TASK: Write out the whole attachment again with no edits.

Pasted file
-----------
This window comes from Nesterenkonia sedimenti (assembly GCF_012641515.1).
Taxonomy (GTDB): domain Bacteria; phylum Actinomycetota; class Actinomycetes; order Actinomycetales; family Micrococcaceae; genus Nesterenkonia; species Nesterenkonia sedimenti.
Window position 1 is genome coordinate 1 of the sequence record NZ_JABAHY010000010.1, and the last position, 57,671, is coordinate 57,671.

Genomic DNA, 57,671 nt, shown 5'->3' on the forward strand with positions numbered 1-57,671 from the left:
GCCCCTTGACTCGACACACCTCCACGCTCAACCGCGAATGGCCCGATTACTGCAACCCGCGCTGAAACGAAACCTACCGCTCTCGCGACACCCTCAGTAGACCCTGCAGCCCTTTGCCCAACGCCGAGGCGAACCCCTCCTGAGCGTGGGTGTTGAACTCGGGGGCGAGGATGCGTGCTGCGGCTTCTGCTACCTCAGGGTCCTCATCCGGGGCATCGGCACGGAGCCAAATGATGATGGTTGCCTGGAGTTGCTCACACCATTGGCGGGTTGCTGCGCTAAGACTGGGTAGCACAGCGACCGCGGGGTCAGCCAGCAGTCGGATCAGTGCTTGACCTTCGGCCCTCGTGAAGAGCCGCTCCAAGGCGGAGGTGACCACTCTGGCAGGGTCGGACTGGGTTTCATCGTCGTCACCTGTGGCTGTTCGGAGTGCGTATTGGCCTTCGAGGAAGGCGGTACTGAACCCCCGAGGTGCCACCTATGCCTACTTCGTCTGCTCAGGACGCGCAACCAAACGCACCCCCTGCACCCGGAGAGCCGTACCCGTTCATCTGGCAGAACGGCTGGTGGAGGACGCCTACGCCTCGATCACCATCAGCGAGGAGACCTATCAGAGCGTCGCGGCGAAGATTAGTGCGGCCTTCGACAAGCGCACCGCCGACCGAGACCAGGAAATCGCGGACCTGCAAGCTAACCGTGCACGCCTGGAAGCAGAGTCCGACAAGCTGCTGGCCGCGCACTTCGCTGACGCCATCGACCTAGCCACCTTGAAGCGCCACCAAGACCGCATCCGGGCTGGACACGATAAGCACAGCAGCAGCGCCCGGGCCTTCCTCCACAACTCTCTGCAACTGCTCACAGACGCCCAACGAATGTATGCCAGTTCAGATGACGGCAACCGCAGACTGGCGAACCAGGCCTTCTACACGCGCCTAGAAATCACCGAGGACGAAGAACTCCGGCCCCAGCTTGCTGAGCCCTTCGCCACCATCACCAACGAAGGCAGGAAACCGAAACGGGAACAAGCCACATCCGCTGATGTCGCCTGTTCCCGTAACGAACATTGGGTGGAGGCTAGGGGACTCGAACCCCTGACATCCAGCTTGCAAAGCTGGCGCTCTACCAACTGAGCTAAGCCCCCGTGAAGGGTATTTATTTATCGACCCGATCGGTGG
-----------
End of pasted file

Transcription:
This window comes from Nesterenkonia sedimenti (assembly GCF_012641515.1).
Taxonomy (GTDB): domain Bacteria; phylum Actinomycetota; class Actinomycetes; order Actinomycetales; family Micrococcaceae; genus Nesterenkonia; species Nesterenkonia sedimenti.
Window position 1 is genome coordinate 1 of the sequence record NZ_JABAHY010000010.1, and the last position, 57,671, is coordinate 57,671.

Genomic DNA, 57,671 nt, shown 5'->3' on the forward strand with positions numbered 1-57,671 from the left:
GCCCCTTGACTCGACACACCTCCACGCTCAACCGCGAATGGCCCGATTACTGCAACCCGCGCTGAAACGAAACCTACCGCTCTCGCGACACCCTCAGTAGACCCTGCAGCCCTTTGCCCAACGCCGAGGCGAACCCCTCCTGAGCGTGGGTGTTGAACTCGGGGGCGAGGATGCGTGCTGCGGCTTCTGCTACCTCAGGGTCCTCATCCGGGGCATCGGCACGGAGCCAAATGATGATGGTTGCCTGGAGTTGCTCACACCATTGGCGGGTTGCTGCGCTAAGACTGGGTAGCACAGCGACCGCGGGGTCAGCCAGCAGTCGGATCAGTGCTTGACCTTCGGCCCTCGTGAAGAGCCGCTCCAAGGCGGAGGTGACCACTCTGGCAGGGTCGGACTGGGTTTCATCGTCGTCACCTGTGGCTGTTCGGAGTGCGTATTGGCCTTCGAGGAAGGCGGTACTGAACCCCCGAGGTGCCACCTATGCCTACTTCGTCTGCTCAGGACGCGCAACCAAACGCACCCCCTGCACCCGGAGAGCCGTACCCGTTCATCTGGCAGAACGGCTGGTGGAGGACGCCTACGCCTCGATCACCATCAGCGAGGAGACCTATCAGAGCGTCGCGGCGAAGATTAGTGCGGCCTTCGACAAGCGCACCGCCGACCGAGACCAGGAAATCGCGGACCTGCAAGCTAACCGTGCACGCCTGGAAGCAGAGTCCGACAAGCTGCTGGCCGCGCACTTCGCTGACGCCATCGACCTAGCCACCTTGAAGCGCCACCAAGACCGCATCCGGGCTGGACACGATAAGCACAGCAGCAGCGCCCGGGCCTTCCTCCACAACTCTCTGCAACTGCTCACAGACGCCCAACGAATGTATGCCAGTTCAGATGACGGCAACCGCAGACTGGCGAACCAGGCCTTCTACACGCGCCTAGAAATCACCGAGGACGAAGAACTCCGGCCCCAGCTTGCTGAGCCCTTCGCCACCATCACCAACGAAGGCAGGAAACCGAAACGGGAACAAGCCACATCCGCTGATGTCGCCTGTTCCCGTAACGAACATTGGGTGGAGGCTAGGGGACTCGAACCCCTGACATCCAGCTTGCAAAGCTGGCGCTCTACCAACTGAGCTAAGCCCCCGTGAAGGGTATTTATTTATCGACCCGATCGGTGG